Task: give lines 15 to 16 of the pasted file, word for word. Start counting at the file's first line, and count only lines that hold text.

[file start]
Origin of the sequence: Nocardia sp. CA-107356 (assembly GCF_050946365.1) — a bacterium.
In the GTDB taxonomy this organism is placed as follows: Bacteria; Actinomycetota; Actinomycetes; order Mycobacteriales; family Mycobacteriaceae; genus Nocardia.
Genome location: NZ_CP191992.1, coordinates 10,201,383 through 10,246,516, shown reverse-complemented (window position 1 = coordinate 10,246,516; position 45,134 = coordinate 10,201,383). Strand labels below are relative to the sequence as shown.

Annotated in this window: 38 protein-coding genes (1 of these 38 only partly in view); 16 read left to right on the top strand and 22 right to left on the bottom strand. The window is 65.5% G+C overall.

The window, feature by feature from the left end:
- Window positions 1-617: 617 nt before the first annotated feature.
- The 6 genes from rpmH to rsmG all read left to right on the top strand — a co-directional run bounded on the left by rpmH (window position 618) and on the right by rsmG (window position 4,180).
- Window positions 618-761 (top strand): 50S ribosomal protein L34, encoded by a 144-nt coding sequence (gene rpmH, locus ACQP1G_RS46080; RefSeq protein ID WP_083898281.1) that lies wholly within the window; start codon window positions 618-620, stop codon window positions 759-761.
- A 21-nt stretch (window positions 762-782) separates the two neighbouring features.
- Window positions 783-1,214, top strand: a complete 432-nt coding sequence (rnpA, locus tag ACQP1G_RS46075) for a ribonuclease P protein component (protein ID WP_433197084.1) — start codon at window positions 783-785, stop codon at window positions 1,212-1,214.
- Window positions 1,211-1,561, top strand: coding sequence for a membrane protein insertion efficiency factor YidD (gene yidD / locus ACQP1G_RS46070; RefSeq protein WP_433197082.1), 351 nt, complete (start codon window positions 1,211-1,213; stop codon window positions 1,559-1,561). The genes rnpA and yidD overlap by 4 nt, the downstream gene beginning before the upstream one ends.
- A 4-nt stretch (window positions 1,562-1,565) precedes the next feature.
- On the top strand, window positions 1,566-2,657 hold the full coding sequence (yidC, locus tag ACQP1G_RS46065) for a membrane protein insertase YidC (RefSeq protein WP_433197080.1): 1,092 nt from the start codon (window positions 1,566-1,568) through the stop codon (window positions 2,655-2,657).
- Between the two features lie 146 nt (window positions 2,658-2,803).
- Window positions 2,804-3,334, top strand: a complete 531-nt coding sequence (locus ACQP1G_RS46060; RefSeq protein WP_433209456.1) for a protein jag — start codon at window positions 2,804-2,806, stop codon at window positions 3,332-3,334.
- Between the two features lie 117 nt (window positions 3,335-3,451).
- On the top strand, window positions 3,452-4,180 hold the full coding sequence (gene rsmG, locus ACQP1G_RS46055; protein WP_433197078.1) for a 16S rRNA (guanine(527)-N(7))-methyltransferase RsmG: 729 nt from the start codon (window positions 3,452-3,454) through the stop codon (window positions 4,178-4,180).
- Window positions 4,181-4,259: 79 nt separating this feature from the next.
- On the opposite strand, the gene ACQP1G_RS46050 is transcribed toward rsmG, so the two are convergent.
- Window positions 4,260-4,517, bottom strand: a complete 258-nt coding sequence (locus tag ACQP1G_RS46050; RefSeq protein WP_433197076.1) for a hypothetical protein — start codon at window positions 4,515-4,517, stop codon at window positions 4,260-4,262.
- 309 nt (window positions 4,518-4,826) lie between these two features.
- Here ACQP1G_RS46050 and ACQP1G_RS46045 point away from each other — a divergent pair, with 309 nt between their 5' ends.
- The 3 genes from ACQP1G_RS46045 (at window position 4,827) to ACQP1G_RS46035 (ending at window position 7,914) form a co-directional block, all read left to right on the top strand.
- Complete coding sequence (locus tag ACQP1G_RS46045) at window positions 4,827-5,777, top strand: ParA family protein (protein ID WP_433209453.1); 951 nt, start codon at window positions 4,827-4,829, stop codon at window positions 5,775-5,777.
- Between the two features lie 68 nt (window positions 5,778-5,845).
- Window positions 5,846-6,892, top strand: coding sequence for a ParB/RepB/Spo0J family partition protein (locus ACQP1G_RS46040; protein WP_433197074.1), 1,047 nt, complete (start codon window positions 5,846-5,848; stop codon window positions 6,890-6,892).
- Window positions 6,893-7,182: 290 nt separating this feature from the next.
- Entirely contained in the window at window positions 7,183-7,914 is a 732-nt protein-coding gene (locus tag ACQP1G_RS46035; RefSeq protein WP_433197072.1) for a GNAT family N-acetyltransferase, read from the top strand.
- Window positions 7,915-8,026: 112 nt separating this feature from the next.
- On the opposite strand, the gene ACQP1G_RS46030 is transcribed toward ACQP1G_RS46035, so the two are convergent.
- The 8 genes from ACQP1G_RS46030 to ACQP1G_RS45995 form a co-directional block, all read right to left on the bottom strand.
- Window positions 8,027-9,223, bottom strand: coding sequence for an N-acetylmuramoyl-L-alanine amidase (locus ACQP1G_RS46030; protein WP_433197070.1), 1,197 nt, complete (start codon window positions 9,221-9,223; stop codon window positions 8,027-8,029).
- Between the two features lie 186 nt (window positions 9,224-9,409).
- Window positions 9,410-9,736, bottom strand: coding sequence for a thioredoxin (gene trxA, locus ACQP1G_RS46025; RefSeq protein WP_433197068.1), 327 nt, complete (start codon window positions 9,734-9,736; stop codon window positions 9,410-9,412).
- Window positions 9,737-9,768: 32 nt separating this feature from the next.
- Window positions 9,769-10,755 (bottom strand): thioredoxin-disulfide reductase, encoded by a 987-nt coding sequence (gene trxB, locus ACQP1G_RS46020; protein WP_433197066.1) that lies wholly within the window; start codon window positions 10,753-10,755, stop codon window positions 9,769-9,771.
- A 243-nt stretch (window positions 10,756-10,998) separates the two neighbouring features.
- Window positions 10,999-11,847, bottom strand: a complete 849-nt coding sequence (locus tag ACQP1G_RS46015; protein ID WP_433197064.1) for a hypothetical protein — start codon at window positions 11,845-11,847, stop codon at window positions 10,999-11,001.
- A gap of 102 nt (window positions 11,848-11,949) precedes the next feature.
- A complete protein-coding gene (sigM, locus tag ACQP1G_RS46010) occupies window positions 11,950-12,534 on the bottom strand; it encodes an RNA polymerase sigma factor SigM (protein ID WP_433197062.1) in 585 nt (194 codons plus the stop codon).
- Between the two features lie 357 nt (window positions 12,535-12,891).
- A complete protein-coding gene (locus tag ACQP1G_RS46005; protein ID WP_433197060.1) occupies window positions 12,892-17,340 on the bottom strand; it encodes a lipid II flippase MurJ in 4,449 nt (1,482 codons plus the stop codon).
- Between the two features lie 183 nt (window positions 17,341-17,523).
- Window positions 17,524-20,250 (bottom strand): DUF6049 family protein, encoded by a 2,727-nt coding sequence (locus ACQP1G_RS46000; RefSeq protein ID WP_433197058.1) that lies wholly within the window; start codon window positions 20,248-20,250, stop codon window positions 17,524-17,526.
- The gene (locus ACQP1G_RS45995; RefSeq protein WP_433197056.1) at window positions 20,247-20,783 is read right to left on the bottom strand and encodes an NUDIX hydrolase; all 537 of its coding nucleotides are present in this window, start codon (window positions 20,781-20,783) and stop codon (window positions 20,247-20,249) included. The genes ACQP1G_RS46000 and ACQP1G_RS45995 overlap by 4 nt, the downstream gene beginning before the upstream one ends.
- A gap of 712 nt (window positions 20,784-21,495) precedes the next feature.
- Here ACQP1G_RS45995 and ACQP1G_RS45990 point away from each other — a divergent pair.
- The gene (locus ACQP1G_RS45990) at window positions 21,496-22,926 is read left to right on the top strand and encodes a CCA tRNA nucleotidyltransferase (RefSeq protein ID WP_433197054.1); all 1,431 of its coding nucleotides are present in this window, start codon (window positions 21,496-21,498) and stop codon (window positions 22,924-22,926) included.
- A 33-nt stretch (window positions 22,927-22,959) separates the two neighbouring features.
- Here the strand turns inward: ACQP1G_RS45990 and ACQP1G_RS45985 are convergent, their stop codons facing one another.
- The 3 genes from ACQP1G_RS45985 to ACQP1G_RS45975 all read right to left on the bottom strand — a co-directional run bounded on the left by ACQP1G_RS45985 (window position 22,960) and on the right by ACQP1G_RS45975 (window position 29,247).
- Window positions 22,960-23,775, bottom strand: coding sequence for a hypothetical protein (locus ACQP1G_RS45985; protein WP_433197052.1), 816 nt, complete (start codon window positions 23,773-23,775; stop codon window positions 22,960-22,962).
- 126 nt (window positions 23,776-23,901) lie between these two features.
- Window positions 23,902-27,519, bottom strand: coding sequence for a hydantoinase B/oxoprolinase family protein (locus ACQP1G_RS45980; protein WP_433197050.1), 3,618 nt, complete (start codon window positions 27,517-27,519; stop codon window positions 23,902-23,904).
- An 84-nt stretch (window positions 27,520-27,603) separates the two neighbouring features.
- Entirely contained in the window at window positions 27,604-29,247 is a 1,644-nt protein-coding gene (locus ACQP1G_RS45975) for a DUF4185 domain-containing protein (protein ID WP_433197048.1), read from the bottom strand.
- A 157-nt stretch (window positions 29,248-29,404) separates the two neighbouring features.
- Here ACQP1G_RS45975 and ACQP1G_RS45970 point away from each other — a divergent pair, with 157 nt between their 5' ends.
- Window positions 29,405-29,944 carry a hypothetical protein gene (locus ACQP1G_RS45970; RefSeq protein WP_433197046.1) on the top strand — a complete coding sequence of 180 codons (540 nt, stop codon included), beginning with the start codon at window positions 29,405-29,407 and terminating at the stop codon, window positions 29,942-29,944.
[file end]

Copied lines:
- Window positions 2,804-3,334, top strand: a complete 531-nt coding sequence (locus ACQP1G_RS46060; RefSeq protein WP_433209456.1) for a protein jag — start codon at window positions 2,804-2,806, stop codon at window positions 3,332-3,334.
- Between the two features lie 117 nt (window positions 3,335-3,451).